I would not have imagined that we would be quite this interested in a battlefield that had little to nothing to do with anything Canadian, however you get drawn into the history of this town and I can see us coming back to revisit this area. Perhaps next time we will ride horses out onto the battlefield, you can take tours on horseback.
The actual spot where Lincoln stood is a couple of thousand feet inside the gate to the cemetery. Along the walking path we passed thousands of small square grave markers, all numbered sequentially and these are the final resting place for so many soldiers killed in the 3 day battle, but they were never identified.
Lincoln gave his famous speech at the foot of the Soldiers National Monument.
Yesterday we missed one stop on the auto tour, stop 15 so we went back to check that out. Good thing we did, there is a lot here we would have missed. A few of the highlights, and the rest you can see on our FLICKR site.
A segway tour passed us, that would also be a neat way to see the park.
Some more photos.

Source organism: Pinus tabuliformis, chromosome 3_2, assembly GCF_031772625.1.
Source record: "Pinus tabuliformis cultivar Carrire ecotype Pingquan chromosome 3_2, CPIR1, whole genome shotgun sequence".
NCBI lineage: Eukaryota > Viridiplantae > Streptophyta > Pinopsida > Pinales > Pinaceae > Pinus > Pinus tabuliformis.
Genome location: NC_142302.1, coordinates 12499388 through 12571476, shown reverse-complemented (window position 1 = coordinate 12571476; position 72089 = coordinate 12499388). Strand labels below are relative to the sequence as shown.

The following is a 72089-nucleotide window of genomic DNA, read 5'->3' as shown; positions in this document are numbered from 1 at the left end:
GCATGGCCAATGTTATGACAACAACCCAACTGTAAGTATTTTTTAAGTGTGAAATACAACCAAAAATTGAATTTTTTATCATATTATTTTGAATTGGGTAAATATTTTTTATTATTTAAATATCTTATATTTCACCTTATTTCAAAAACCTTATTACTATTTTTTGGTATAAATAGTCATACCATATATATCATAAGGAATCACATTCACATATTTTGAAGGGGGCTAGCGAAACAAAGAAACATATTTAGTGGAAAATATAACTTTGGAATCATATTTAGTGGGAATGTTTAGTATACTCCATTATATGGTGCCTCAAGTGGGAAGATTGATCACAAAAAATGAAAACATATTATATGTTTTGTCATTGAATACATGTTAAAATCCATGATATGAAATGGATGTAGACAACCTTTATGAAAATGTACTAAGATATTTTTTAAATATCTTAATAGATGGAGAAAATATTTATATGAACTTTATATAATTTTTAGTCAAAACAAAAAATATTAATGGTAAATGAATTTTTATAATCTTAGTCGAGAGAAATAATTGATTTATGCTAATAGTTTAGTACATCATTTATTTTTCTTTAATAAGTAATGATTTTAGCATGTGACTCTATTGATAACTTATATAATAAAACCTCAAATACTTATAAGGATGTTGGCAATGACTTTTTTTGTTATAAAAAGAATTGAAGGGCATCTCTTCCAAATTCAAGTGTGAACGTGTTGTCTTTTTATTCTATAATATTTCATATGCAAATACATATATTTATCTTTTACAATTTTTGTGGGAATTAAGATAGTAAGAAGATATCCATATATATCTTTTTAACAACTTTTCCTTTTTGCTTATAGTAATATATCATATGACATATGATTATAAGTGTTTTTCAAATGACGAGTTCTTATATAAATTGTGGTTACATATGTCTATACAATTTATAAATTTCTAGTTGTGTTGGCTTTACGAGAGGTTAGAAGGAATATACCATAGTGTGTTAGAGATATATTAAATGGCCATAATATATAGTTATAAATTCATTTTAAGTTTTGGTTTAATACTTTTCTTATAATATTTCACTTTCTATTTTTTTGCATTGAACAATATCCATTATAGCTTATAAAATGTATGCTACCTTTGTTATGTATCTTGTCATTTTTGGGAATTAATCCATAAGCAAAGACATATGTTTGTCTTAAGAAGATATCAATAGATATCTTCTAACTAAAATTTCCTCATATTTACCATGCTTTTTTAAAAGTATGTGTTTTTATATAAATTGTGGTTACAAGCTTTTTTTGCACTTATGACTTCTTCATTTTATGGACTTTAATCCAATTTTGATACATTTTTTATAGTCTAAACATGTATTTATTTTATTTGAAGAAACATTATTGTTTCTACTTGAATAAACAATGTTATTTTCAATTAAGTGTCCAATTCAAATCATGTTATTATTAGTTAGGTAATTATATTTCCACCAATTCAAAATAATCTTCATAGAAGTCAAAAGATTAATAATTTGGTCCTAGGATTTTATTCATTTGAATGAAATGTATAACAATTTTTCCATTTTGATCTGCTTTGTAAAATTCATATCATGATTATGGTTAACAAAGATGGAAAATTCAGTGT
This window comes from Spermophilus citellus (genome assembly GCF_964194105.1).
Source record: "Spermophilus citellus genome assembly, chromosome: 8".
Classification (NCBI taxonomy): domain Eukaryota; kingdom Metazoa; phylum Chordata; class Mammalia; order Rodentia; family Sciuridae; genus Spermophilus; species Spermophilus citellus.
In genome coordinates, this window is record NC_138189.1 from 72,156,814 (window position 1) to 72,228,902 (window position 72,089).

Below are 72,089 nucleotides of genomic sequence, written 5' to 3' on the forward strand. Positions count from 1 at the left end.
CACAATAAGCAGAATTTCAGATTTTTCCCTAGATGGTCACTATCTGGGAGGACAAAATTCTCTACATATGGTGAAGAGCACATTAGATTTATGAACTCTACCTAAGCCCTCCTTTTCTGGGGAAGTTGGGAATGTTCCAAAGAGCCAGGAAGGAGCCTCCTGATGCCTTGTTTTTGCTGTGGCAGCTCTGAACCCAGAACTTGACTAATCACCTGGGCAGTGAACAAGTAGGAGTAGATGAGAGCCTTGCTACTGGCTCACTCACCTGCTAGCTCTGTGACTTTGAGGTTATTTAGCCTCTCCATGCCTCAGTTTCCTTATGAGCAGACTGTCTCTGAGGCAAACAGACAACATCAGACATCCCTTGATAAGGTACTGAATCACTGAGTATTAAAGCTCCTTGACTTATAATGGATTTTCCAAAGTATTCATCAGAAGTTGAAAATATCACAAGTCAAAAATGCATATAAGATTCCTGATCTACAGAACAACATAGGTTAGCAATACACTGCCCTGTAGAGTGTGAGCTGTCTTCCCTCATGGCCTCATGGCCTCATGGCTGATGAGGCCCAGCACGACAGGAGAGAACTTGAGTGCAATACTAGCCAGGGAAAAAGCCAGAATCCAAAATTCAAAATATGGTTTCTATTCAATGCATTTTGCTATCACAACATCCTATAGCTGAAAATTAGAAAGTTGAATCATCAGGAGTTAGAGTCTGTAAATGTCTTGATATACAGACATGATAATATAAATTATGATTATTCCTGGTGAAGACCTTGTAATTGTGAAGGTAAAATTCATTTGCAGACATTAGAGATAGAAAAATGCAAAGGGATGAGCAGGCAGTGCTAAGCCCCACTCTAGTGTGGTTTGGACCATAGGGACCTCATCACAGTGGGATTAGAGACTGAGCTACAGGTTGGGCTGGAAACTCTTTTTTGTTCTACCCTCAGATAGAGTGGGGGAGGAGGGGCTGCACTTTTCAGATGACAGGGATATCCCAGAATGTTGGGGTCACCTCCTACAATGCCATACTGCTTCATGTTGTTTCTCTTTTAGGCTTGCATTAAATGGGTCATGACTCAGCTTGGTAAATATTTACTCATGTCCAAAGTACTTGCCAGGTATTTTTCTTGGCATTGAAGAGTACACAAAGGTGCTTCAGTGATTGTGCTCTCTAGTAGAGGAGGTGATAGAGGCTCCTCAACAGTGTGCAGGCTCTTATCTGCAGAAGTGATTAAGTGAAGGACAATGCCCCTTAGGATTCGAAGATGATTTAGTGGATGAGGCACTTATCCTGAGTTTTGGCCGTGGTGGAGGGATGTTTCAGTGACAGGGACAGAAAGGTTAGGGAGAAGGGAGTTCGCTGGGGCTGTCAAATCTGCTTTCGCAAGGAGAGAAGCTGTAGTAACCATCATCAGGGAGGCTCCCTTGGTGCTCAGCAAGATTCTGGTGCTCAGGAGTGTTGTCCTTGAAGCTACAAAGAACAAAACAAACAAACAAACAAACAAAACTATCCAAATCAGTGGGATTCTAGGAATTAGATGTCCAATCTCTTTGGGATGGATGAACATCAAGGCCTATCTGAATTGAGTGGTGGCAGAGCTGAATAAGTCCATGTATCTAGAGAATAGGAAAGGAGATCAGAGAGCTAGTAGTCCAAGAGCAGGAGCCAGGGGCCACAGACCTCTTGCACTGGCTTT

Time for us to leave Gettysburg and continue along the Lincoln Highway.
Our first stop is just West of Gettysburg at The Land of the Little Horses. As the name implies, there are little horses here. Karen came here some 20 years ago so she was anxious to return and re-visit the horses.
There was a horse show inside the arena, where the horses showed off their tricks, plus there was a piano playing pig and a basketball playing dog.. A great spot to bring the little ones and those who are young at heart.
Moving along the Lincoln, we came to the Round Barn in Biglerville Pennsylvania. We visited a Round Barn on Route 66 a few summers ago. It was boarded up and inactive, but this Round Barn was buzzing with activity, a fruit market / roadside attraction and there were lots of people visiting and buying the fresh fruit and baked goods. The peaches for sale were grown in the orchards behind the barn. The Route 66 Round Barn should take note and follow this example.